Archive | October 21, 2013

High on the Horse – Doping in Horce Racing

October 21, 2013


By Miranda Schmold – Thompson Rivers University 3L JD Student

Ben Johnson, Marion Jones, Ross Rebagliati, Alex Rodriguez, Joe Canseco, and of course, Lance Armstrong, have all become household names, not only for the achievements in their respective sports, but also for the doping scandals that have propelled many of them to worldwide notoriety. These world class athletes, and in some cases, Olympians, have all experienced, in one way or another, the public outrage at their use of performance enhancing or banned substances. But what if we started to associate doping with athletes like “I’ll Have Another,” “Animal Kingdom,” “Super Saver,” or “Mine that Bird”? These of course are neither the names of human athletes, nor have these athletes been associated with doping, but rather are the names of the winning horses from the past four Kentucky Derby horse races. I use these names as examples of what we could start seeing in terms of the newest athletes associated with doping in sports.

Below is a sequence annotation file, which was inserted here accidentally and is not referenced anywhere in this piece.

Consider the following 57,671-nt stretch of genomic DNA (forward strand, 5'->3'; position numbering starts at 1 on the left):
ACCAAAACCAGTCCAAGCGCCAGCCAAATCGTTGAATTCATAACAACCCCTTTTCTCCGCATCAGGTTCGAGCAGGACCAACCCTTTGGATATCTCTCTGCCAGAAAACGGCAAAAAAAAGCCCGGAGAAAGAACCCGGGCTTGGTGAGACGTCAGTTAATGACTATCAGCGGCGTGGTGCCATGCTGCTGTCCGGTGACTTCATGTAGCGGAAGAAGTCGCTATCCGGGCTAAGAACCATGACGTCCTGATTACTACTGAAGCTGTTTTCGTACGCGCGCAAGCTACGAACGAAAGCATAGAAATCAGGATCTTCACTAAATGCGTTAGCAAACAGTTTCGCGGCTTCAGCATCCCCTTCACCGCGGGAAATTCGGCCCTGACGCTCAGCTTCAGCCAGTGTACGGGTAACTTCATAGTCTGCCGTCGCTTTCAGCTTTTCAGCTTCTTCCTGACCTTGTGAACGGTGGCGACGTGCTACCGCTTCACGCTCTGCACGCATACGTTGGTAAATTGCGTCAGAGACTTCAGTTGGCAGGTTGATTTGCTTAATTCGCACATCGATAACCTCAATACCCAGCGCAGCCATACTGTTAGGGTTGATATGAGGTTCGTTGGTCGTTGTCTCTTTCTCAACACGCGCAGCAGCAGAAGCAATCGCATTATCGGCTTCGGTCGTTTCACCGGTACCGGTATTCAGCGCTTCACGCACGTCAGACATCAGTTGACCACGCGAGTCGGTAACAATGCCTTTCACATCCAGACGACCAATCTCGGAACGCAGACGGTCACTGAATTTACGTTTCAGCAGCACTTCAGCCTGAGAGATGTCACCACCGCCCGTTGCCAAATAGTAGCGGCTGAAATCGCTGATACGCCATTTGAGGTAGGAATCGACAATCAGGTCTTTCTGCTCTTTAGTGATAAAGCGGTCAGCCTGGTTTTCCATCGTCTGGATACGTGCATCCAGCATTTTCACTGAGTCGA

The horse racing community was rocked by a doping scandal on April 9, 2013 when fifteen horses in Moulton Paddocks, UK tested positive for the prohibited anabolic steroids stanozolol and ethylestranol. Although the use of performance enhancing substances in racehorses is nothing new, what brought this scandal to the world stage is the fact that these fifteen horses are part of the mega-racing enterprise belonging to the monarch of Dubai, Sheikh Mohammed bin Rashid al-Maktoum. Sheikh Mohammed established the horse racing operation, Godolphin in 1992, which has since grown into 5,000 horses, in stables across 12 countries, who compete in races worldwide. Godolphin is worth billions and boasts winnings from over 200 top-level races. Mahmood Al-Zarooni was the trainer of these horses, who at the time was operating out of Godolphin’s Newmarket stables and was the one everyone looked to for answers.